Almost a year into the implementation of the free senior high school (SHS) policy, a research conducted by the Ghana National Education Campaign Coalition (GNECC) has revealed overcrowding in a number of SHSs, as well as the unavailability of teaching and learning materials.
Dormitories and classrooms continue to be overcrowded, with some students sleeping on the floor in dormitories, while some female students, who could not find accommodation on school compounds and had to put up in rented places, got raped.
The study, conducted in 60 schools, including some of the grade ‘A’ schools, showed that some classrooms were packed with as many as 160 students, with inadequate teaching staff to handle the numbers.
Most schools also had inadequate toilet facilities, leading to queuing at KVIPs in the schools.
The policy research, conducted across the country between September 2017 and June 2018, was to examine class sizes and how it promoted quality teaching and learning.
It was also to examine the availability of teaching and learning materials, the nature and conditions for students’ accommodation, as well as the management and delivery of feeding in schools under the free SHS policy.
The yet-to-be-released report revealed that the level of overcrowding in some schools was unacceptable, as some students slept in the small floor spaces in between beds in dormitories.
According to the report, school authorities were compelled to receive all posted students to their schools, as they feared being sanctioned by the Ministry of Education should they complain about the lack of accommodation.
At the Presbyterian Senior High Technical School at Aburi in the Eastern Region, for instance, it said 150 students shared a 74-square metre room.
In the case of the Tamale SHS in the Northern Region, it said students in the girls’ dormitory “sleep on the bare floor with their mattresses. There were no beds available for the girls”.
In the case of the Peki Senior High Technical School in the Volta Region, a dormitory which housed 20 students in 2016 now housed 50 students.
“The same size of room (53 square metres) which housed 18 students at Achimota SHS accommodated 35 students in the Zorkor SHS in the Upper East Region,” it said.
The report also found a worrying trend of inadequate toilet facilities in the schools, although student population had increased astronomically.
It said there were fewer than average number of KVIP seats for students, causing long queues in the mornings and evenings.
For instance, in the case of the Aburi Presbyterian Senior High Technical School, it said a population of about 1,200 boys shared an eight-seater KVIP, while over 1,000 girls shared a 10-seater KVIP.
According to the report, similar issues were recorded at Twene Amanfo SHS in the Brong Ahafo Region, where 1,300 students shared a 12-seater KVIP.
The key issues surrounding accommodation for day students centred around the disconnect between the permanent residence of students and the decision to place them in day status outside their resident districts.
That situation, the report indicated, had occasioned the creation of makeshift hostels in surrounding communities of schools.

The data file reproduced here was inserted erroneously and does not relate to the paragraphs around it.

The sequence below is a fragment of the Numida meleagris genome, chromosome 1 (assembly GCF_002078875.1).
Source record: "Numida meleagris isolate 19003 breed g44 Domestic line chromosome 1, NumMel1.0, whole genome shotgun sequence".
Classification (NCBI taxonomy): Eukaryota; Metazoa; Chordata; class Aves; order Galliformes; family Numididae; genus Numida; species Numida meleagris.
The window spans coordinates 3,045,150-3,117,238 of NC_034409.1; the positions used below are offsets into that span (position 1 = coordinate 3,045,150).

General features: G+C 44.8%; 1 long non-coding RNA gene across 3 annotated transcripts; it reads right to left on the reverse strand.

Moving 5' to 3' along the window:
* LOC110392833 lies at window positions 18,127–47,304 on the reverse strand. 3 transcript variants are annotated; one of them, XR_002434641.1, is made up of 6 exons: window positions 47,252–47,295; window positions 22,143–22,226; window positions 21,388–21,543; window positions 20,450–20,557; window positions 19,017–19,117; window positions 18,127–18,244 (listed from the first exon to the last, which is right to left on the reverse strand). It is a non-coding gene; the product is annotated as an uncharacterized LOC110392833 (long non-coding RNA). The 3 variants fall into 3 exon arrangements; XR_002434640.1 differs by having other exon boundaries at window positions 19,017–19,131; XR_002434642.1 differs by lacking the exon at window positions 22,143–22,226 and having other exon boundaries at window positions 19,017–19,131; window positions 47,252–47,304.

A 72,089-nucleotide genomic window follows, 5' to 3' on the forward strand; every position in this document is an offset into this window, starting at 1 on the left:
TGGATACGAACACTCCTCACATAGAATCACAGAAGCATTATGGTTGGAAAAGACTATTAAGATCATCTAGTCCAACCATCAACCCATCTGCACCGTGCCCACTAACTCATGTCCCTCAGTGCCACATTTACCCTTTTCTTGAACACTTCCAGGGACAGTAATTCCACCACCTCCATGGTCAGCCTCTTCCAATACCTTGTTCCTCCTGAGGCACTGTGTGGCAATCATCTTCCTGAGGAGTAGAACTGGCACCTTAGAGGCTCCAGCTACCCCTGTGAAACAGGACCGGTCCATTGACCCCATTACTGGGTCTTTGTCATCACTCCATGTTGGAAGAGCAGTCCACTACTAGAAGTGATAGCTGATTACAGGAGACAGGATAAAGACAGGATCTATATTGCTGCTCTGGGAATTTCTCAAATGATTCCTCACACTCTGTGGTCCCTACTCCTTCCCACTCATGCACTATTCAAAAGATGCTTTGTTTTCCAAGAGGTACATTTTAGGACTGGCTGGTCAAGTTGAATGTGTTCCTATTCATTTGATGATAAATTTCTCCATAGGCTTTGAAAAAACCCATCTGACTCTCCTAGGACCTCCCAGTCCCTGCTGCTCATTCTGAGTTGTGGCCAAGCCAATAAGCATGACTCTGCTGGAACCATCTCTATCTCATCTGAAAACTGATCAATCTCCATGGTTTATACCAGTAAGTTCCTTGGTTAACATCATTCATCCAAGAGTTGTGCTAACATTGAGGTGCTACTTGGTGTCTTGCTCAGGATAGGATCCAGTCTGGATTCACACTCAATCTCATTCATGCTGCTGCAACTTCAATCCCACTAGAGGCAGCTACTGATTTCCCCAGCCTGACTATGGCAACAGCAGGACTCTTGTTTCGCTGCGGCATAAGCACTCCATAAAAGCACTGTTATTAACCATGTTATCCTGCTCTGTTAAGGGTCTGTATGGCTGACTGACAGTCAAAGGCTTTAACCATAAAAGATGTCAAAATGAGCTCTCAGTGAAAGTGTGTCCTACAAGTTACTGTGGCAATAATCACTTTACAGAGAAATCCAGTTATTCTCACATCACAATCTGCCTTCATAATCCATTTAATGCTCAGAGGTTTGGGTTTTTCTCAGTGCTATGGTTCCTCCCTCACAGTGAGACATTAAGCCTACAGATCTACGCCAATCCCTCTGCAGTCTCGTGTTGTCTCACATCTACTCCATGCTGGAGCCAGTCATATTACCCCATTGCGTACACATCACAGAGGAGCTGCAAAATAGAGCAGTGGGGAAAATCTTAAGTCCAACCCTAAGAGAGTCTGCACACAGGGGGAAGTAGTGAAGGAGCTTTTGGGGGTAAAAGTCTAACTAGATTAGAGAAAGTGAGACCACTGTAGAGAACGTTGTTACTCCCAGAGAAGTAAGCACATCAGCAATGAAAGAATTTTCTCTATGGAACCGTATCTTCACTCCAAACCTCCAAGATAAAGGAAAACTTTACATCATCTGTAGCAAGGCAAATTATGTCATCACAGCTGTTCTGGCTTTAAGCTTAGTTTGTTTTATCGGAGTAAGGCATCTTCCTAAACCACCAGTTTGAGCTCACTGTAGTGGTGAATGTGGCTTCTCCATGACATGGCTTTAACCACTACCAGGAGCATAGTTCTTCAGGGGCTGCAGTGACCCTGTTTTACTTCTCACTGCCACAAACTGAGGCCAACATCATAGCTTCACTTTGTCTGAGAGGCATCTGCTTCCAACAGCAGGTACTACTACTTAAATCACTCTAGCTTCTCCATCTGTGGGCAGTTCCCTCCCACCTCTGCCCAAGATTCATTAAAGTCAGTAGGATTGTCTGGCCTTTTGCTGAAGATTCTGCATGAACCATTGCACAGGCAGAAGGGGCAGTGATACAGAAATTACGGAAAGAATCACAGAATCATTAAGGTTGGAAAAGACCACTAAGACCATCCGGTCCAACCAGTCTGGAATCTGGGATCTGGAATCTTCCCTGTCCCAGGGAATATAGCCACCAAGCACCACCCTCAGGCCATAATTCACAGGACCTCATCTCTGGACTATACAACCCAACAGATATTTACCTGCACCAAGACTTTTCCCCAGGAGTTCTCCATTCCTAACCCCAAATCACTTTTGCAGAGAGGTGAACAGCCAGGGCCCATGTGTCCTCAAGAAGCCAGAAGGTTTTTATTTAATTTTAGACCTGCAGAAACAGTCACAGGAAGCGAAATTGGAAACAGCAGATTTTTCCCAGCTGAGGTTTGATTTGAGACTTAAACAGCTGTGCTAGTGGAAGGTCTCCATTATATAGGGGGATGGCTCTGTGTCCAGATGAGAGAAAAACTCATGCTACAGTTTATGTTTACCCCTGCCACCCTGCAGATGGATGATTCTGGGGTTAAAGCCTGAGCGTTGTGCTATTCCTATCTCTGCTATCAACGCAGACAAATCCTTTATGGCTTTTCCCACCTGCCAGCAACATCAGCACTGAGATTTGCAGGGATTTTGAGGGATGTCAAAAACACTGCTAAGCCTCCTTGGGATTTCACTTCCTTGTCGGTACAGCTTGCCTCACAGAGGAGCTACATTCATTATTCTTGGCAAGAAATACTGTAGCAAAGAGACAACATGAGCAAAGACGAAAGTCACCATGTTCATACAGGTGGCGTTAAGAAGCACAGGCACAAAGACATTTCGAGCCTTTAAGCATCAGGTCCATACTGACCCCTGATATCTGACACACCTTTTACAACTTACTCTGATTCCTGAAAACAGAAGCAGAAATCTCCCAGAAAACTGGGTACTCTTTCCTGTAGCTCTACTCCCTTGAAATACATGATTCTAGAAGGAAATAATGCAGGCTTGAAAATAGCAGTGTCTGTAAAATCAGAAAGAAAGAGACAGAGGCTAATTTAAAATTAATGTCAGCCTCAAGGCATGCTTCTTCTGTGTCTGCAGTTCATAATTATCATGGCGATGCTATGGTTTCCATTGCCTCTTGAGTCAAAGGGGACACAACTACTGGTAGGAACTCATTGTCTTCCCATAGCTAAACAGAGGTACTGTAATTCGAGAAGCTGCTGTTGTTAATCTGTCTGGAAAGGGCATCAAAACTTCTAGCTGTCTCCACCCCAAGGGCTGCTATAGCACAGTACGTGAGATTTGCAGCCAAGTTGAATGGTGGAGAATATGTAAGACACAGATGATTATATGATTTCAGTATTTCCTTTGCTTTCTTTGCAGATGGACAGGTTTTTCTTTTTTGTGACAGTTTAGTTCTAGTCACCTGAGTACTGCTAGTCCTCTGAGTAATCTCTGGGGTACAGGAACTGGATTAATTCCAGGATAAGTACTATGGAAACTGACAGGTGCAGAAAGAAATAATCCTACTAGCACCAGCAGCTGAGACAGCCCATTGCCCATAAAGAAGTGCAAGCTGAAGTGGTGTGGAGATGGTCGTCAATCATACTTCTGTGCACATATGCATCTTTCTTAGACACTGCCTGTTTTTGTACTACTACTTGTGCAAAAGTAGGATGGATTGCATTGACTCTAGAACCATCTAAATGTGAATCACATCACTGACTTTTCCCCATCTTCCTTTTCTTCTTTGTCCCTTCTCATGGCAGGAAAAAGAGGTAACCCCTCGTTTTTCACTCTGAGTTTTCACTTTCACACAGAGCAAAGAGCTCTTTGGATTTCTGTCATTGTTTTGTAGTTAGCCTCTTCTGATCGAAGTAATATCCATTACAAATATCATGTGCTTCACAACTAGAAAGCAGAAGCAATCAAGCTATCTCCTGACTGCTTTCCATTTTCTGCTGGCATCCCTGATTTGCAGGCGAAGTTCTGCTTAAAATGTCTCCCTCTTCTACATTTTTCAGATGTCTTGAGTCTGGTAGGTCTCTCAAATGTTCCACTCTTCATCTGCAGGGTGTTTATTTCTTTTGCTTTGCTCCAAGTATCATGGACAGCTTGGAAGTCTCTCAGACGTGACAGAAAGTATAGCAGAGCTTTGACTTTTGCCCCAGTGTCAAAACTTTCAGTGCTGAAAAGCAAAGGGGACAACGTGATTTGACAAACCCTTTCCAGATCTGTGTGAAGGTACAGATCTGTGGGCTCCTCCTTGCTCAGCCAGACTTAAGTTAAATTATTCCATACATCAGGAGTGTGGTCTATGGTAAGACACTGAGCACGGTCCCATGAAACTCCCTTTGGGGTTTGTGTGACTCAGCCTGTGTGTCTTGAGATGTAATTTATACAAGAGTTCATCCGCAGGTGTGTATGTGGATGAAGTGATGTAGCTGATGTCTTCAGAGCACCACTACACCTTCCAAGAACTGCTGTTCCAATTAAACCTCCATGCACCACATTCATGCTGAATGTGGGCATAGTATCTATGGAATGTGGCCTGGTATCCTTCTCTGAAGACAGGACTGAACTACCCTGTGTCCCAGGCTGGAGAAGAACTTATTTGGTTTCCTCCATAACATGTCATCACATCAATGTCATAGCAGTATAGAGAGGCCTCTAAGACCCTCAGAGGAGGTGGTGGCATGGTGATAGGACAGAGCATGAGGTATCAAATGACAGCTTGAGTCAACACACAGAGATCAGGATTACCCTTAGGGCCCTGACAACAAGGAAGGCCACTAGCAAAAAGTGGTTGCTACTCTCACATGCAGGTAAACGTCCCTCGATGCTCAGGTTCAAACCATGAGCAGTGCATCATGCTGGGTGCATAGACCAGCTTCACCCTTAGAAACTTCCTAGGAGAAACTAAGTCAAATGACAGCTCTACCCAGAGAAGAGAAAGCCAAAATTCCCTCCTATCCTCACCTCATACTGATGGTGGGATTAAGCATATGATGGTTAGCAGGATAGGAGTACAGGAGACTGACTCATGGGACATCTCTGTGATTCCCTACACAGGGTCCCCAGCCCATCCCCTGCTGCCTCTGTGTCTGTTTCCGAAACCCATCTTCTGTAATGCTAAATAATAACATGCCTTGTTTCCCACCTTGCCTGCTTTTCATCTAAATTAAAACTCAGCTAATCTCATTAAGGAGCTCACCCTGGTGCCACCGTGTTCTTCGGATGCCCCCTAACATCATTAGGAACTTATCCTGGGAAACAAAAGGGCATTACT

Students as young as 15 years had to live on their own in such makeshift hostels which were not under the management of the schools, and that, the report said, exposed them to violence and sexual abuse.
Students of the Kumbungu SHS in the Northern Region living in the community reported about four cases of sexual assault of student girls living on their own at Kumbungu.
In addition, several cases of clashes between male students and community youth were also identified in the Zorkor SHS as well as the Moree Community Senior High Technical School in the Central Region.
Those infractions, according to the report, were the result of placing day students in schools outside their home districts, subsequently making them live without any supervision.
The report revealed that the smallest class size was 45 and that was recorded in the Kumasi Anglican and the Juaben SHSs.
The school with the largest class size was the Apegusu SHS in the Eastern Region, where 160 students were in the General Arts class.
According to the report, large class sizes were also recorded in first-class schools such as Achimota SHS, where there were 82 students in the General Arts class.
“In addition, about 80 per cent of sampled schools had average class sizes of 60, with 10 per cent having class sizes above 60. Schools with average class sizes below 50 were schools that received less than 600 form one students, schools which either had extra classrooms prior to the free SHS, inaugurated new classroom blocks to coincide with the commencement of the policy or were able to create spaces for new classrooms as a result of the free SHS,” it said.
The report indicated the issue of lack of textbooks and exercise books supplied to students.
It observed that only 20 per cent of schools sampled received the full complement of nine exercise books and four notebooks per student.
The report was not all gloomy, as it lauded the Ministry of Education on food and textbooks.
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